Pence's Exit: A Turning Point in GOP's Presidential Race
NEW YORK — Former Vice President Mike Pence announced the suspension of his campaign for the Republican presidential nomination on Saturday. Pence cited fundraising difficulties and a lack of traction in the polls for his decision.
Speaking at the Republican Jewish Coalition's annual gathering in Las Vegas, Pence stated, "It's become clear to me: This is not my time." He received multiple standing ovations from the audience but acknowledged the uphill battle he faced.
Pence's withdrawal from the race is significant, making him the first major candidate to exit a field dominated by his former boss, Donald Trump. Despite his position as a former vice president, Pence struggled to garner support.
He used the platform to voice his concerns about isolationist and populist trends within the Republican Party. Pence's early exit spares him from accumulating more campaign debt and potentially failing to qualify for a primary debate in Miami.
The decision marks a turning point for a politician who spent years as Trump's loyal vice president but was scapegoated for not overturning the 2020 election results. Pence was viewed negatively by a majority of U.S. adults, as per an August poll.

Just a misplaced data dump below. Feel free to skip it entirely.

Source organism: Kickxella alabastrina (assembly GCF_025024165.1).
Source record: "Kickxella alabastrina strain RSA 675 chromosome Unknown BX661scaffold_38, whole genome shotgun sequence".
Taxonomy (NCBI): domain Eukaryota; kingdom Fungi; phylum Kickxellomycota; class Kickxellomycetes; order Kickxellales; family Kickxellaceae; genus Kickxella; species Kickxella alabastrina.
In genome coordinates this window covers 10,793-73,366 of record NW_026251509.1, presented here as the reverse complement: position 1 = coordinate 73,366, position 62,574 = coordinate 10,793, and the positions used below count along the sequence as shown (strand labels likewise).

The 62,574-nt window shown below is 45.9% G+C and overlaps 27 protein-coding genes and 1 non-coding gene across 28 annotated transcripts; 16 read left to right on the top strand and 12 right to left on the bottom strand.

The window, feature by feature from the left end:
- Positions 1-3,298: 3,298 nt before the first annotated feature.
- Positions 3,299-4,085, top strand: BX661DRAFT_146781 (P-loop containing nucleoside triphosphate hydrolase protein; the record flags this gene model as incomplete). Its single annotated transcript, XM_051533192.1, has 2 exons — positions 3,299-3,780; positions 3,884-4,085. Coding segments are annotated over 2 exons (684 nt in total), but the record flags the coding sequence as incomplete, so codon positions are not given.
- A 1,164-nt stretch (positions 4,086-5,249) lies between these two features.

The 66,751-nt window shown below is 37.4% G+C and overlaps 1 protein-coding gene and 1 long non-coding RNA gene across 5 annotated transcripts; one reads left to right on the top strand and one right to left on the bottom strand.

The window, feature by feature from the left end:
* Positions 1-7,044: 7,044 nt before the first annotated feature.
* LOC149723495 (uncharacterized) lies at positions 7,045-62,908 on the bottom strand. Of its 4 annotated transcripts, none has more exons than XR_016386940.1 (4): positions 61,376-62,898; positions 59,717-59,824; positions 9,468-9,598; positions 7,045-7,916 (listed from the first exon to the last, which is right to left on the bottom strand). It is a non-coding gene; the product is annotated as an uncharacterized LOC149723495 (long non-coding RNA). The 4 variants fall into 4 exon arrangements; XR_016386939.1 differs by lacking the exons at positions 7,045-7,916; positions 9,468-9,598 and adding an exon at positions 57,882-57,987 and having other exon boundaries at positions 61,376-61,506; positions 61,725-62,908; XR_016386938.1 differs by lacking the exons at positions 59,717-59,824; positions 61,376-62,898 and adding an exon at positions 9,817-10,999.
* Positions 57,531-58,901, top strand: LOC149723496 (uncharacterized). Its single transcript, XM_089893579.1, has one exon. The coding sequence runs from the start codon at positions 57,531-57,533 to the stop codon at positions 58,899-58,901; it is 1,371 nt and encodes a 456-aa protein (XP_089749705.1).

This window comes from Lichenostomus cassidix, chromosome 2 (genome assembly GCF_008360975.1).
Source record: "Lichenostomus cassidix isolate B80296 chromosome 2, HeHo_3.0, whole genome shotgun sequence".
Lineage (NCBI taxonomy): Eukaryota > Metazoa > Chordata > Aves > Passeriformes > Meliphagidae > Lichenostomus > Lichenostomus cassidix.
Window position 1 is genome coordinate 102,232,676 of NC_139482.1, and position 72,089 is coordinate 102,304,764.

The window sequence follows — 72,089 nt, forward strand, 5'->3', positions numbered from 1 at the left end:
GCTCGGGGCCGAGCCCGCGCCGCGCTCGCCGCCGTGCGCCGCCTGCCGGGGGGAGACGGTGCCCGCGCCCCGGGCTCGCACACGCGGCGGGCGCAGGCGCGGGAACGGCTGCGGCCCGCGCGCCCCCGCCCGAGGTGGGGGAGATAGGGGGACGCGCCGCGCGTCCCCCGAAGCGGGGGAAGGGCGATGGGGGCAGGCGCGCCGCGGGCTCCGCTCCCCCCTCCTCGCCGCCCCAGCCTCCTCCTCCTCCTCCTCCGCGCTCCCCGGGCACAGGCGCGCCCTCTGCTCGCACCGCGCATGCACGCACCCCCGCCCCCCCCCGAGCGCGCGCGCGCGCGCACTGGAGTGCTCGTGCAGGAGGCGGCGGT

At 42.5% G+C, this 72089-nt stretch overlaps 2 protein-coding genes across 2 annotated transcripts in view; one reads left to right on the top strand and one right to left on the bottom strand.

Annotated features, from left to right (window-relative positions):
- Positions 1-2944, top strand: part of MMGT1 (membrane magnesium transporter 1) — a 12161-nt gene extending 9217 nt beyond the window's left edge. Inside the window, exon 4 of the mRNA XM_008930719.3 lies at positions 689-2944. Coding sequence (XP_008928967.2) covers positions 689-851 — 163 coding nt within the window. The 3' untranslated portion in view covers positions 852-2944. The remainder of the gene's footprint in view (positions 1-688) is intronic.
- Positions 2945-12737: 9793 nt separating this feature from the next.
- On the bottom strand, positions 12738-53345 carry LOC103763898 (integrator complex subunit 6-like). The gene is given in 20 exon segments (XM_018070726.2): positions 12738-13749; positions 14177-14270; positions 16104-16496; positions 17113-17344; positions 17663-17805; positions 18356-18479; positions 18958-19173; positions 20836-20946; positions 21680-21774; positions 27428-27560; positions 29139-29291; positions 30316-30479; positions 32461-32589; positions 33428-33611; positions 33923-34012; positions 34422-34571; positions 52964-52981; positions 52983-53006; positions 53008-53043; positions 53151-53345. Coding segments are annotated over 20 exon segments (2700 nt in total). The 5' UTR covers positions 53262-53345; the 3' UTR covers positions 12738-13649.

Despite an aggressive campaign schedule in Iowa, Pence couldn't gain the desired momentum. His fundraising efforts also fell short, leaving him with limited resources. Pence is expected to stay engaged in politics through his think tank, Advancing American Freedom, and a forthcoming book. He did not endorse any rivals upon exiting the race. Trump, who spoke after Pence's announcement, expressed disappointment at Pence's decision. Pence urged fellow Republicans to find a standard-bearer who appeals to "the better angels of our nature."
Pence's departure may signal a shift within the Republican Party as it seeks alternatives to Trump's dominance in the 2024 nomination race.